Friday, December 17, 2010

Wolverine #4 Review

Writer: Jason Aaron
Art: Renato Guedes
Cover by: Jae Lee

Wolverine Goes to Hell Part 4 (of 5)

There was certainly no lack of action in this one. It really comes as no surprise since there are a couple of different Wolverine’s right now, so it makes sense that there would be double the fighting. As far as Logan goes, he’s still in Hell doing battle with the Devil. Of course he’s being as stubborn as ever and shows no sign of giving in. Logan takes the upper hand in the battle, getting everyone in Hell all riled up. At the same time, demon Wolverine continues to cause problems on the surface, now with the X-Men.

Well that’s pretty much the whole story right there, not too many slow moments in this one. Pretty much nonstop fighting and action from cover to cover, making this a really quick read. Lots of action isn't always a good thing though. With all of this fighting continuing on, I expect all Hell to break loose next month, literally. Mystique shows up for one great panel here, but what really steals the show is the reveal at the end. We finally see what this plan is with Puck and the mysterious old man, and we learn who’s pulling the strings of this rebellion in Hell and why. I don’t want to ruin it here, so I’ll let you guys see for yourselves.

No complaints about the art and I must add that the cover by Jae Lee was awesome. I'm hoping for a strong ending here that will hopefully wrap up this Wolverine Goes to Hell story. As for this one, it was pretty good, though it really is a perfect example that more action does not always make for a more exciting comic. The final reveal at the end really picked this one up.

Monday, December 13, 2010

Episode 0.5: Vampirical

The return of the podcast. We have a reboot, a name change, a race change and I'm wearing a new pair of socks. The character bio is Bloodscream, the Wolverine Classic is X Men Unlimited #9 (Vol. 1) and the reviews are Wolverine #3, Daken: Dark Wolverine #3, and X-23 #3. This is the November podcast and expect Episode 6, covering evrything in December, sometime around the new year. The Podcast will be monthly from now on so go ahead and hit 'subscribe.'

Happy Holidays Everyone!

Friday, December 10, 2010

New Avengers #7 Review

Luke Cage looks for a nanny and Logan has the munchies.

Written By: Brian Michael Bendis
Art By: Stuart Immonen

After the slightly disappointing (and slightly blinding) conclusion to the first arc of the ‘new’ New Avengers series, we get a much less action-packed transition issue. There are three burning questions that face the New Avengers: When will Wolverine stop eating? Who will be the nanny for Luke Cage’s baby? And when will Bendis allow Spider-Man to grow up and stop acting like a twelve year old kid? Seriously though, there was no action at all, just a lot of standing around and talking. I’m all for this type of issue, I find it necessary every once in a while, but it just seems to hurt my wallet when I’m paying $3.99 for a story about a nanny search.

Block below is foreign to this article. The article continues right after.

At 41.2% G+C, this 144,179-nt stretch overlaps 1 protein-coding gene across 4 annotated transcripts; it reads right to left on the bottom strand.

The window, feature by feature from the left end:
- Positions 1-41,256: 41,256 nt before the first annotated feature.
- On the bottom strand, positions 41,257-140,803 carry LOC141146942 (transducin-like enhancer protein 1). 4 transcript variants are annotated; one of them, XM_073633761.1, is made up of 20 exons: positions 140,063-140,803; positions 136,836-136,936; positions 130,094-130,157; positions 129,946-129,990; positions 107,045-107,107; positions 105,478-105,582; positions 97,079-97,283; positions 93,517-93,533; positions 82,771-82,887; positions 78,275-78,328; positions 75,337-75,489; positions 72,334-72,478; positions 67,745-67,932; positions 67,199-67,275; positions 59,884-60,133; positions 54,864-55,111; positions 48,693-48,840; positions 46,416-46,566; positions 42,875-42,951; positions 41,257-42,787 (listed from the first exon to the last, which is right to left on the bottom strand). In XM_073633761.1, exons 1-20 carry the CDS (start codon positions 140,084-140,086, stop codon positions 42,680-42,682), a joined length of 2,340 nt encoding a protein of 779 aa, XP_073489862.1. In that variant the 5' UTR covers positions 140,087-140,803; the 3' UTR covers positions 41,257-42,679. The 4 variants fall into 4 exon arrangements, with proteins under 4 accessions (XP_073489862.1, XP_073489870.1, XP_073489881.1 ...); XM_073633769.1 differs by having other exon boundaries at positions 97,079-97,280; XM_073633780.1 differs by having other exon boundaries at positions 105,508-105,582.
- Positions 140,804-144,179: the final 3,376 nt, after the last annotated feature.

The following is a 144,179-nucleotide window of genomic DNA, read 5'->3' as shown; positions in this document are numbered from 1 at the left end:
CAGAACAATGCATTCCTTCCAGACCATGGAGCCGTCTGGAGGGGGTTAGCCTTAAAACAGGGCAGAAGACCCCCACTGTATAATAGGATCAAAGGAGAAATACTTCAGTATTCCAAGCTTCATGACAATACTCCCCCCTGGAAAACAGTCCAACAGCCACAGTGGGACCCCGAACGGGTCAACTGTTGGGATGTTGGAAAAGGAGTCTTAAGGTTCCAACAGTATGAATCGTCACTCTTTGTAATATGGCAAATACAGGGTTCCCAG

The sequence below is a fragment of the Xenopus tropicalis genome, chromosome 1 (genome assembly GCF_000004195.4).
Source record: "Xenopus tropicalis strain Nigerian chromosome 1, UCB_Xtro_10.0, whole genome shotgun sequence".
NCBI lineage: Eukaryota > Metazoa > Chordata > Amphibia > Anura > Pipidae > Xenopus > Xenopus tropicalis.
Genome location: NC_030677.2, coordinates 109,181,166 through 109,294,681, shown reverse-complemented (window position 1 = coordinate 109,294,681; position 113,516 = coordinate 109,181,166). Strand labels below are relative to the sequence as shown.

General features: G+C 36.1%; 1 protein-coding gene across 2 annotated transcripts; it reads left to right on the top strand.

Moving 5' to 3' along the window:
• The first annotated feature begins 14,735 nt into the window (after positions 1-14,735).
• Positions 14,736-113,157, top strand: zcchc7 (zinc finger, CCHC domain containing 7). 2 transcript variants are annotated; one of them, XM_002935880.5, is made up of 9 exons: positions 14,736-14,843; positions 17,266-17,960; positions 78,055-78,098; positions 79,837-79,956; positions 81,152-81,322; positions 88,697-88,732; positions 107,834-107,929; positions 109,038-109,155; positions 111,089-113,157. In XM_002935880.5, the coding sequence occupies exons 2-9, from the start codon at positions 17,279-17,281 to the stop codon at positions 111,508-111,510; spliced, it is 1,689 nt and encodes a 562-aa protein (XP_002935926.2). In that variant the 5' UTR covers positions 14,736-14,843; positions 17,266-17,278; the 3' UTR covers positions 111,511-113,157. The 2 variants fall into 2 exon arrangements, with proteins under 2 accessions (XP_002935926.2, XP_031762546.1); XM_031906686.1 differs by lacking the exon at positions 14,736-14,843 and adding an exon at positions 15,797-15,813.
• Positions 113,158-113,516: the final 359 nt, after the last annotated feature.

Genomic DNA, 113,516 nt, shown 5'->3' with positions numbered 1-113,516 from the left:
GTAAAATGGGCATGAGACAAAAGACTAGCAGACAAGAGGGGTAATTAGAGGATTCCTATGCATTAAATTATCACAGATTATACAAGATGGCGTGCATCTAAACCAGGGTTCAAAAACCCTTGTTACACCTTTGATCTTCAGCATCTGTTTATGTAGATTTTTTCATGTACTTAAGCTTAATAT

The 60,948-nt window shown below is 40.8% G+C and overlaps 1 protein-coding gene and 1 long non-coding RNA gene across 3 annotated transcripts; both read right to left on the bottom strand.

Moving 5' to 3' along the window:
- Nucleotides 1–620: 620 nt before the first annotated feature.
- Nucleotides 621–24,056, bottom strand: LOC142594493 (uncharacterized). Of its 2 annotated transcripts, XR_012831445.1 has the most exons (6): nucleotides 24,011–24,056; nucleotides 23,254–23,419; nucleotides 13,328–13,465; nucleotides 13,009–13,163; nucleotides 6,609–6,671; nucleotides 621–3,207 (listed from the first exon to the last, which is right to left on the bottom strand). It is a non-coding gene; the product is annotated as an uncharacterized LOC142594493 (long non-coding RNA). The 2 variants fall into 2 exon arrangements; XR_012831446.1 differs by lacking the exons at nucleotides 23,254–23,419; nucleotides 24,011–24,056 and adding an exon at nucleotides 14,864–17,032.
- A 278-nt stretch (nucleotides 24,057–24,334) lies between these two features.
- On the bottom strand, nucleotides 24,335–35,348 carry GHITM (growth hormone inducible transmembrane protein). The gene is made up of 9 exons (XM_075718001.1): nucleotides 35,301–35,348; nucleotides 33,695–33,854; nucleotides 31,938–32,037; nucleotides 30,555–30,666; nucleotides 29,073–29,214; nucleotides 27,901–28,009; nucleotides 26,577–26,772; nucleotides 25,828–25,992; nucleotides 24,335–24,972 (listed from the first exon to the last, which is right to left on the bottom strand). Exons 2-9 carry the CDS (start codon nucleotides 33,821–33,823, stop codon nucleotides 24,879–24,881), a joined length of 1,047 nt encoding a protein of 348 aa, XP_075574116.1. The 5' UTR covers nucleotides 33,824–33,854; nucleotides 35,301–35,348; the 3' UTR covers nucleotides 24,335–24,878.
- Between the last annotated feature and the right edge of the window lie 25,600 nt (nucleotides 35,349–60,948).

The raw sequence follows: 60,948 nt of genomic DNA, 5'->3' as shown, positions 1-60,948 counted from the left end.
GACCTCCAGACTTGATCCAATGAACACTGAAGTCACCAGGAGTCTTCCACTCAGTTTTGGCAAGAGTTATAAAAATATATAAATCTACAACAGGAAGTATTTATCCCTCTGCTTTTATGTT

As far as the characters go, they interact fairly well and the banter helps the story flow. One thing I will mention though is that it seems like I’m hearing the same voice coming out of every character, and that there is not too much contrast between them. Another is that Bendis seems to treat Spider-Man like the village idiot. The way he’s portrayed is like your annoying little brother that follows you everywhere and just won’t shut up. As far as Wolverine goes, it feels like I’m watching Ocean’s Eleven and he’s Brad Pitt. I swear he must be eating something in every panel. Logan had better stop it soon before he ends up looking like Fred Dukes.

I will say that it was pretty entertaining, especially some of the nanny interviews. I’m surprised some of these candidates were even considered and not weeded out immediately (ex: one overused merc with a mouth). There were some good little chuckles and ‘laugh out loud’ moments, sprinkled with some one-liners that fell right on their face. I guess you shouldn’t take this book too seriously. Maybe you shouldn’t take this series too seriously, at least for now. Overall it was decent issue, but I’m hoping things will pick up next month or I will start to get a little more serious with my reviews.

And did I mention that Immonen’s art was amazing again? Well I did now.

Wolverine: The Best There Is #1 Review

Written By: Charlie Huston
Art By: Juan Jose Ryp

Remember when I reviewed Wolverine: Wendigo and I said that it was nothing but glorified toilet paper? Well, Wolverine: The Best There Is #1 isn’t even worthy of wiping my ass. It is so bad that it’s almost insulting. I’d love to give a brief synopsis of the story, but I’m still looking for it. There’s was no sign of a plot anywhere in this comic book. What we got instead was bits and pieces of a hashed up story thrown into a blender and just plopped onto the pages in no particular order. We at one point meet some villain, and his henchmen, one of whom is a wannabe Joker. The art, although good, is very inconsistent in my opinion. Now the worst part of this comic other than the nonexistent story and the idea of Logan hitting the dance floor, is the dialogue. At the beginning there is so much unnecessary profanity. In fact, so many words were getting bleeped out that the sentences were becoming incoherent. Wolverine escapes from some underground gladiator-style fight club and kills a bunch of people in the process. He then hitches a ride back to civilization with some bimbo. From that point we have a book filled with choppy, uninteresting conversations covering such topics as Wolverine working at a salon, dancing, and getting a bikini wax. Sorry, Wolverine’s a man’s man and I demand that Mr. Huston’s man card be revoked immediately.

The credits were not given until the end of the story, like it’s some great reveal of the creative team and we the reader are expected to go, “This is AWESOME!” Yeah I was eager to find out who wrote this, but by no means to give praise. I wanted to know who owed me $3.99 plus tax. Now this has already wasted my time, and I don’t want to waste anymore of yours so I’ll wrap it up. First, I’ll let you know that I’m usually very positive when it comes to comics. I’ve actually been criticized by some of my friends of being too nice when it comes to bad writing, but hey, I’m here to enjoy my books so I’m gonna try and find as much positives in a book as I can. Keeping that in mind, I give this issue 0 out of 5.

This series can’t get any worse, but I’d sure hate to be wrong for my own sanity. Issue #2 comes out January 5, 2010. Use extreme caution before buying this book; I can’t say I can recommend this series. (And dammit, why is there a joker imposter in this, Marvel? *facepalm*)